Implementations of the current subject matter can include, but are not limited to, systems and methods consistent including one or more features are described as well as articles that comprise a tangibly embodied machine-readable medium operable to cause one or more machines (e.g., computers, etc.) to result in operations described herein. Similarly, computer systems are also described that may include one or more processors and one or more memories coupled to the one or more processors. A memory, which can include a computer-readable storage medium, may include, encode, store, or the like one or more programs that cause one or more processors to perform one or more of the operations described herein. Computer implemented methods consistent with one or more implementations of the current subject matter can be implemented by one or more data processors residing in a single computing system or multiple computing systems. Such multiple computing systems can be connected and can exchange data and/or commands or other instructions or the like via one or more connections, including but not limited to a connection over a network (e.g. the Internet, a wireless wide area network, a local area network, a wide area network, a wired network, or the like), via a direct connection between one or more of the multiple computing systems, etc.
The details of one or more variations of the subject matter described herein are set forth in the accompanying drawings and the description below. Other features and advantages of the subject matter described herein will be apparent from the description and drawings, and from the claims. While certain features of the currently disclosed subject matter are described for illustrative purposes in relation to an enterprise resource software system or other business software solution or architecture, it should be readily understood that such features are not intended to be limiting. The claims that follow this disclosure are intended to define the scope of the protected subject matter.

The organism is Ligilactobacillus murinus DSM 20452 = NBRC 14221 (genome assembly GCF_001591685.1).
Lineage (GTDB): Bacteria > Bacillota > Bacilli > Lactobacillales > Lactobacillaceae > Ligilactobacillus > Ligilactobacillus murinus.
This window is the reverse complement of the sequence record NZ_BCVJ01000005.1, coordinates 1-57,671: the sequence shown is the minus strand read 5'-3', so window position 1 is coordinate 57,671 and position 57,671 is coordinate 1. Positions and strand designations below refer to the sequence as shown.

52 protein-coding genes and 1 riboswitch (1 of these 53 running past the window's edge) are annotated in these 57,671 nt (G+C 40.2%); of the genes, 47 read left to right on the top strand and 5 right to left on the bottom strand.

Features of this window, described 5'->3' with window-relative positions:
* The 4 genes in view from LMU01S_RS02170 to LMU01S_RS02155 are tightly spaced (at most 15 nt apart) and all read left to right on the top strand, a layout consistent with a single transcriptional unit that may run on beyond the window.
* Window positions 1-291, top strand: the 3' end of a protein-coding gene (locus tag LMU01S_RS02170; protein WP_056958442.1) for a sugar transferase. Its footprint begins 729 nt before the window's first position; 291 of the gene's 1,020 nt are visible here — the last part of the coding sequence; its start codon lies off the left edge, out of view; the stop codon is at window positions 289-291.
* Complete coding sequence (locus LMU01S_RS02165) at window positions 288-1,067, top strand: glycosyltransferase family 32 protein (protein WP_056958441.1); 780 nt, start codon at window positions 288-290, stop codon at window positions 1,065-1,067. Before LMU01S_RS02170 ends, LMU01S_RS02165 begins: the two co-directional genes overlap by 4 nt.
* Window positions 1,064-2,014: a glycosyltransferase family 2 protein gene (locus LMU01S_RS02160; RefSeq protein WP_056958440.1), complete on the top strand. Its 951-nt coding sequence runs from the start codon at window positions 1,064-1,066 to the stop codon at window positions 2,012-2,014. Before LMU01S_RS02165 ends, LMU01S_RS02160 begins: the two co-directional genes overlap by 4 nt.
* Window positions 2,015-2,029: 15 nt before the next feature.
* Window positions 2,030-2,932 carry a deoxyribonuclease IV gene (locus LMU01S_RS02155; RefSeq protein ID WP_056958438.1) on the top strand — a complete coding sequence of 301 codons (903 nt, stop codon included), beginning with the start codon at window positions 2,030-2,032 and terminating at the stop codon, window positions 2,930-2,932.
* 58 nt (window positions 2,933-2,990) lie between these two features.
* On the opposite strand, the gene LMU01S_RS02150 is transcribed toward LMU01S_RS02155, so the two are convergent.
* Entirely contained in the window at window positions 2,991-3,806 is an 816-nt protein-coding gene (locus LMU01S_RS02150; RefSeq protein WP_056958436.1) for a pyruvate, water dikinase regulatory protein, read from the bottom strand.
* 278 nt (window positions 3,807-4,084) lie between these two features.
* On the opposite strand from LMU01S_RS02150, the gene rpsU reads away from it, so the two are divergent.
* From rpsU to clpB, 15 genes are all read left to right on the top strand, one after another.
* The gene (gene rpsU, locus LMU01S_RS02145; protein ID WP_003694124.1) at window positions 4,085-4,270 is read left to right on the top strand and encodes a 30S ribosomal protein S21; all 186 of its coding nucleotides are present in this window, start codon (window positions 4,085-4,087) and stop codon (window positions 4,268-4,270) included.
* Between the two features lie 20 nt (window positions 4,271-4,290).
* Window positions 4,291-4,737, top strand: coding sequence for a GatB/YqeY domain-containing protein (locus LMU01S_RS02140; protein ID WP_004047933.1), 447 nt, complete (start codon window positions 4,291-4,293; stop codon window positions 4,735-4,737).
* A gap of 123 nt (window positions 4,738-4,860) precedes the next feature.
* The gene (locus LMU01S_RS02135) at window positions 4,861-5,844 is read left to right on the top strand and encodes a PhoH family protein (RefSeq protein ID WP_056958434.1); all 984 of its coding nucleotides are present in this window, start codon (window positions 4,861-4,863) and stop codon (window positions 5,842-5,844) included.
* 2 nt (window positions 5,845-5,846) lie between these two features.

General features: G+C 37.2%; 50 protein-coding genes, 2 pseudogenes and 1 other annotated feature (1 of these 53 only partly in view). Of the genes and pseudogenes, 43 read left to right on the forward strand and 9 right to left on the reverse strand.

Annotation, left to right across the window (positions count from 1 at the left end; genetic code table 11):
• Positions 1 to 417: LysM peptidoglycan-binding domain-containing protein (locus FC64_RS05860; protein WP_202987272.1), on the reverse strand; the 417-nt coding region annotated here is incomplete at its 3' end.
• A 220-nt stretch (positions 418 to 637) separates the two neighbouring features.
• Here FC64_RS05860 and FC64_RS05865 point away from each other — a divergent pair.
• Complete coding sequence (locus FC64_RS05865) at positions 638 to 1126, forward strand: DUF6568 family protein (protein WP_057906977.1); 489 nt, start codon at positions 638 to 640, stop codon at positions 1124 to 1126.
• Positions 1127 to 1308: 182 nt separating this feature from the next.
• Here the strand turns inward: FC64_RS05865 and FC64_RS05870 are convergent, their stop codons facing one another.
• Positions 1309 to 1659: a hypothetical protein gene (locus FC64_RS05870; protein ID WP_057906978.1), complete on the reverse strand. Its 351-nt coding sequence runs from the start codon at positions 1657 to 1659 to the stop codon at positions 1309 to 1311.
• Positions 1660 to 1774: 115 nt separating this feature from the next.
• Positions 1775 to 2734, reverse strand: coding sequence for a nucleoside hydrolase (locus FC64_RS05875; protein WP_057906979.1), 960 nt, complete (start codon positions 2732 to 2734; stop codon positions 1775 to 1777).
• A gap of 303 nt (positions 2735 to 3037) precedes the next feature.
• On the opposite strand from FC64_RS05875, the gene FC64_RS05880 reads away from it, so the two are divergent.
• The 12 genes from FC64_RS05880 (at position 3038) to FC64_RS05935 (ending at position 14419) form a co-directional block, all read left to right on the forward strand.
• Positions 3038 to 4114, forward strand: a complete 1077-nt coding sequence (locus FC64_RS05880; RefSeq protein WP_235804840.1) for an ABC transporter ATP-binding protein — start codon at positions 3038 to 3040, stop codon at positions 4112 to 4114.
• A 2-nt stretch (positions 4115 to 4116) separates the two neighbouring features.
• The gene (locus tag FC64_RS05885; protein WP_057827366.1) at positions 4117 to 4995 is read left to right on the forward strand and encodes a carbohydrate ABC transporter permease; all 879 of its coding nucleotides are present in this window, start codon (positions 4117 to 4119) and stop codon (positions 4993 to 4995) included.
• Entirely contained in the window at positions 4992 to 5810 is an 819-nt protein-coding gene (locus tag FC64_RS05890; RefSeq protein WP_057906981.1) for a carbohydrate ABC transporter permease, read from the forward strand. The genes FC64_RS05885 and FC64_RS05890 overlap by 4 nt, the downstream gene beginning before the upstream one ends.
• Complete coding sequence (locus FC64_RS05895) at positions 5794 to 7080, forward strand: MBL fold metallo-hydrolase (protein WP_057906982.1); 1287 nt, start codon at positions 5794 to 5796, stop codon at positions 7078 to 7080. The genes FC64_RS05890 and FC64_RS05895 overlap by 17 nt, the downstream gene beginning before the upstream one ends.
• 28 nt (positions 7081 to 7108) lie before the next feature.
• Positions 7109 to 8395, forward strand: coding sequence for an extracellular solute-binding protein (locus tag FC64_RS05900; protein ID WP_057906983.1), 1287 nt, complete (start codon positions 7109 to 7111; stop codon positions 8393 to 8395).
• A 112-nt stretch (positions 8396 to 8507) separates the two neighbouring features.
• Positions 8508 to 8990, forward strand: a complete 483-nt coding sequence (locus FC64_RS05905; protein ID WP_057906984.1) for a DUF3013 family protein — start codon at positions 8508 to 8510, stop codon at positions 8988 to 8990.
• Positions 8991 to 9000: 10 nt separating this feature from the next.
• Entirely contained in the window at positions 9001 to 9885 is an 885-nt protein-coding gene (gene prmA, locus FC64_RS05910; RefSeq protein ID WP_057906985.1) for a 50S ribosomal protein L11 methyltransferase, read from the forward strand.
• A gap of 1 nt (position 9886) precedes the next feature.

DESCRIPTION OF DRAWINGS
The accompanying drawings, which are incorporated in and constitute a part of this specification, show certain aspects of the subject matter disclosed herein and, together with the description, help explain some of the principles associated with the disclosed implementations. In the drawings,
FIG. 1 is a state diagram illustrating an example of conflicting lock states in a partitioned database;
FIG. 2 is a process flow diagram illustrating aspects of a method having one or more features consistent with at least some implementations of the current subject matter;
FIG. 3 is a diagram illustrating features of a business software system architecture consistent with at least some implementations of the current subject matter;
FIG. 4 is a diagram illustrating features of a independent index node partitioning approach consistent with at least some implementations of the current subject matter;
FIG. 5 is a diagram illustrating features of a database management system architecture consistent with at least some implementations of the current subject matter; and
FIG. 6 is a diagram illustrating features of another database management system architecture consistent with at least some implementations of the current subject matter.
When practical, similar reference numbers denote similar structures, features, or elements.
To enable parallel execution, a calculation model of a database management system in a multi-node data partitioning landscape that includes multiple processing nodes may contain operations such as splits, joins, and the like to be performed on the data managed by the database management system. A split operation can be used to partition input tables for subsequent processing steps based on partitioning criteria. Joins can connect partitioned tables. Operations between the splits, joins, and the like can also optionally be executed in parallel for the different partitions to the extent that the calculation model assigns them to available parallel processing paths.
A calculation model can be defined as part of the metadata of a database management system and invoked multiple times. In some implementations, SQL Script table functions can be used to define all or part of a calculation model. For example, when a CREATE FUNCTION statement is executed, the calculation model can be created and stored in metadata. When a SQL Script function is called at a later point in time, the calculation engine can read the definition of the calculation model and execute it.